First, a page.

email marketing
Content Marketing

#B2BChannelPanel Round-Up: Email

These days, inboxes overfloweth making it harder and harder to get to your ideal B2B buyers. By 2020, an estimated 300 billion emails will be sent and received worldwide every single day. Stats like these leave a marketer’s head spinning. We live in an info-saturated world which means our audiences’ attention is more fragmented and preoccupied than ever. This can leave lots of question marks when it comes to email marketing strategies.

One thing is for certain: Email will never die.

We lined up a stellar panel to get down and dirty with all things email marketing for The last (but not least) #B2BChannelPanel:

  • Elle Woulfe, VP of Marketing at PathFactory
  • Kim Roman, Senior Principal Consultant at Oracle Marketing Cloud
  • Jen Rios, Senior Manager of Demand Generation at Invoca
  • Justin Keller, VP of Marketing at Sigstr

See the full discussion:

To read more B2B Channel Panel round-ups and watch the recordings click here.

Here are the most memorable takeaways from the hour.

How has your email marketing strategy evolved over the last several years?

Jen: Email has become very saturated and recipients are more desensitized than they used to be so emails that are one-offs or lack relevance won’t get a second look. We ensure our emails are part of larger drip campaigns and nurture strategies. We’re fully leveraging email engagement to further the conversation as well. We use Sigstr banners in employee email signatures that link to microsites with curated Content Tracks we build using PathFactory.

Kellie: We’ve been evolving our growth strategy this past year which involves a lot more top-of-funnel communication and information. So we’re moving email to be more of a nurture process. Instead of being a first touch, it might be a second, third, or even fourth.

Our email strategy has shifted. Now, we start with establishing a relationship and then use that data to welcome them into the conversation at the right time.

Kim: What I’ve been focussing on with a lot of clients is looking at behaviors and who the individual is and then really targeting a personalized message to them at the right time.

Justin: The right time, right person, right content trifecta is key to everything. For us, that looks like sending fewer emails, but we work way harder on each one. We could all be personalizing our emails a lot more than we do, especially will all the data we have about our audiences.

Elle: Ya we’re on the quality over quantity train here at as well. We use Content Tracks to deliver our nurture content so instead of assuming people will click 12 times to consume 12 assets we give them the opportunity to consume as many as they want in-the-moment in a tailored experience with one click. That way, if they decide to self-nurture and move forward, we can skip those touches and accelerate their journey.

What is the most effective way to encourage people to take action from an email? How do you get somebody to engage?

Justin: My golden rule is this: Pics get clicks. That, and instant gratification.

Kellie: Something we’ve learned over the years is to keep it simple. I think a clear call-to-action and having it in multiple places is very valuable.When it comes to email it’s important to have a mobile-first mentality. Most people are consuming email on their phone.

Jen: We’ve also been seeing good results including a CTA in the subject line and closer to the beginning of the email.

Buyer’s attention spans are very limited so if they can’t quickly grasp what they’re being asked to do, they’ll move on.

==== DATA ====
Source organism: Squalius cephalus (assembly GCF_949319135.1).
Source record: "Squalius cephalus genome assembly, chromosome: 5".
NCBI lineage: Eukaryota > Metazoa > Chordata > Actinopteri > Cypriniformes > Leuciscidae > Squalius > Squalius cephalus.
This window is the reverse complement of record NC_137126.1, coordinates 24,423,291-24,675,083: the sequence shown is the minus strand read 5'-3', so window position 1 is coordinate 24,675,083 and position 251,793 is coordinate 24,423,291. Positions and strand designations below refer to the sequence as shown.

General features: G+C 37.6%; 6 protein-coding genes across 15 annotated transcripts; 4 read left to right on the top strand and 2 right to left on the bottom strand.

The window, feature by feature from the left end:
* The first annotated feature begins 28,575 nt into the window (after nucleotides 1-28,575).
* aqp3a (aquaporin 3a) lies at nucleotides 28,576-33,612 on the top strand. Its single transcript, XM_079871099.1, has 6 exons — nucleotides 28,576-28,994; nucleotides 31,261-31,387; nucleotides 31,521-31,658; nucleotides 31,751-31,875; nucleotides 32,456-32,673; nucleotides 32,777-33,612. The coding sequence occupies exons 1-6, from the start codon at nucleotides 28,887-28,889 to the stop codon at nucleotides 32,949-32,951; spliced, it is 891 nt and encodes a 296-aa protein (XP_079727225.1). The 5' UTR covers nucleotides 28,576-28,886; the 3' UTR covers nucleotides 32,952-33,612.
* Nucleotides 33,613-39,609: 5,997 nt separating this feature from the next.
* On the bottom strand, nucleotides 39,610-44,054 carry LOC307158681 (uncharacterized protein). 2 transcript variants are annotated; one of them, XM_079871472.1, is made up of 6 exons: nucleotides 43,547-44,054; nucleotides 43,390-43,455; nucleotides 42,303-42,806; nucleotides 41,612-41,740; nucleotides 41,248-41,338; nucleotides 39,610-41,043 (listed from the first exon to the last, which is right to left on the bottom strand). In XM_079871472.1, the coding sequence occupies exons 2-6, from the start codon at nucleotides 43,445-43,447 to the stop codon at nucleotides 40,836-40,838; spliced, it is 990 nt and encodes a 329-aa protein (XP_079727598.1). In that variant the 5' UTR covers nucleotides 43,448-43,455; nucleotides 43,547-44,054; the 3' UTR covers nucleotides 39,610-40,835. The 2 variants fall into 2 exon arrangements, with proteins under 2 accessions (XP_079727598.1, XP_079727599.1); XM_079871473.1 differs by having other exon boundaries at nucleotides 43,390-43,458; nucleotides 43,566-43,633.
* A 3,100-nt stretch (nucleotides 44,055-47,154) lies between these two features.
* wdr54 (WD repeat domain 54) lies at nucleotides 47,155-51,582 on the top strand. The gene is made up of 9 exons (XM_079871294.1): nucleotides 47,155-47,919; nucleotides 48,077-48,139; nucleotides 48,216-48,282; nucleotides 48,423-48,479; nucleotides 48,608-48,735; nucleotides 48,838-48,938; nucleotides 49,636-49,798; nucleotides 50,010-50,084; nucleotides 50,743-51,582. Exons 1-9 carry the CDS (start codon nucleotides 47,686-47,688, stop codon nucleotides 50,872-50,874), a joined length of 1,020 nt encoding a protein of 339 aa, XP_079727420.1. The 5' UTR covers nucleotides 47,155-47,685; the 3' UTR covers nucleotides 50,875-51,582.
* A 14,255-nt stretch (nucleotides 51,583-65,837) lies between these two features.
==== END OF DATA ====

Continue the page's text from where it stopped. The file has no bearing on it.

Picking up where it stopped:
Kim: One thing I’m always doing, regardless of the industry is test. Test different call to actions, different buttons. Find what works best and then continue to test and optimize.

Elle: I say this all the time: just don’t be boring. That first email is your first impression so it has to be spectacular. If it’s not they won’t open the next one. You have to work really hard to give people a reason to click. We recently did a really cool thing with our GDPR campaign. Everyone is doing their compliance and we knew we’d be competing with a million other emails. So we did a cool Star Wars take on GDPR that was fresh and fun and funny. We got a lot of positive feedback. So people not only read the email they took the time to give us their feedback.

Describe an email campaign that had memorable results or that you learned important lessons from.

Jen: We are in the middle of promoting our annual customer conference. When we launched a reg email to past attendees it had a 49% open rate and 23% click through rate, which is by far the best performing email we’ve ever sent. We think what made it so successful was relevancy plus they’re expecting it around this time of year. We also sent it out on behalf of our Customer Advocacy Manager who has a very active relationship with our customers. So the email was coming from someone they trust.

Justin: We had thrown a massive party in Las Vegas with a lot of photo proof like a hired photographer, photo booth etc. The subject line the next day read: “We are so sorry about what happened in Las Vegas.” and linked to a slideshow. It was super simple but had outrageous engagement, like 90% click rate.

Kim: I worked with a client that wanted to show their audience how lead scoring worked. They actually merged the lead score of the recipients with the email itself. They were like “Hey, you wanna see how lead scoring works? We’re gonna show you. Click on this link. Reply to this email. Open this email. Click here…” and that person could actually watch their lead score change week to week. It performed really well, was fun, and actually showed the power of what their company did really effectively.

Where does nurture fit in your overall marketing mix in how you think about email?

Kellie: We’re pulling folks in more through niche publications in industry verticals.  So they’re coming into nurture not knowing as much about us. We really leverage PathFactory to offer more industry and product specific content with each nurture touch to accelerate them to MQL status.